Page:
A recent case in Michigan has raised an interesting question, are government officials’ text messages public records?
In the Michigan case, the Detriot Free Press requested copies of text messages between former Detroit Mayor Kwame Kilpatrick and an aide with whom he was having a romantic relationship. Some of those text messages were personal in nature, but were sent on city owned pagers. As the FOI Advocate and Free Press report, the court ruled that the text messages are public records and that they had to be released under the Michigan Freedom of Information Act.
So what about Connecticut?
Here is how the Connecticut Freedom of Information Act defines a public record:
“Public records or files” means any recorded data or information relating to the conduct of the public’s business prepared, owned, used, received or retained by a public agency, or to which a public agency is entitled to receive a copy by law or contract under section 1-218, whether such data or information be handwritten, typed, tape-recorded, printed, photostated, photographed or recorded by any other method.
The Connecticut FOIA also has an entire section on “disclosure of computer-stored public records.” For those of you reading along at home, that is Section 1-211. Here’s what that section says in part:
Any public agency which maintains public records in a computer storage system shall provide, to any person making a request pursuant to the Freedom of Information Act, a copy of any nonexempt data contained in such records, properly identified, on paper, disk, tape or any other electronic storage device or medium requested by the person, if the agency can reasonably make such copy or have such copy made.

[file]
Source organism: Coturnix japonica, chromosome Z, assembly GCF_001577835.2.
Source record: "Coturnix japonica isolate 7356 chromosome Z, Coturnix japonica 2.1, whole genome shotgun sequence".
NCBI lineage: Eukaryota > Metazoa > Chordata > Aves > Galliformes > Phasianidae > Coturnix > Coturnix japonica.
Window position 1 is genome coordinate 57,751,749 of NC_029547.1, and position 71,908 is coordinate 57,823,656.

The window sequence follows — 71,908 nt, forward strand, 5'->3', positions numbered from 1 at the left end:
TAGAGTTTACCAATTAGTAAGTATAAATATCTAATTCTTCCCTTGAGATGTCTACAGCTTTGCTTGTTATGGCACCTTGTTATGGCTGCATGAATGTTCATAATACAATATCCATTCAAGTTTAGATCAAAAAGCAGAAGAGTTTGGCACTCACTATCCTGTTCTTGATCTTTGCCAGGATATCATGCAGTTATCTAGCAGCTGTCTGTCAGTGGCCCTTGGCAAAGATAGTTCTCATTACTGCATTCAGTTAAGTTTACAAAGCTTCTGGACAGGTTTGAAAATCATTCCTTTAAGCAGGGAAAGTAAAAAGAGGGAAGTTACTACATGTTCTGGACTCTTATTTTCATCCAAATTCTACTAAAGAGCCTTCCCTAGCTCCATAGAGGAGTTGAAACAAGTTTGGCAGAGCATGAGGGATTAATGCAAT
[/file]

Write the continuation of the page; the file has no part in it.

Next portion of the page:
So taken together what does that mean? Are government employees’ text messages public records that anyone can request to see?
My lawyerly answer is: sometimes.
If the text messages are about public business using government issued equipment, the answer will likely be yes. Of course, there are exceptions, many of which I will address in future posts.
But what if the text messages do not relate to public business?Say for example, what about text messages about a private affair?
The answer may make Mr. Kwame wish he was a mayor in Connecticut instead of Illinois. In our state, he could have argued that his romantic text messages weren’t public records because they don’t relate “to the conduct of the public’s business.” The Free Press would have argued that an affair between a mayor and an aide is the public business, but that’s certainly not a clear cut argument.
And what about messages about public business on private equipment?
Stay tuned for an answer.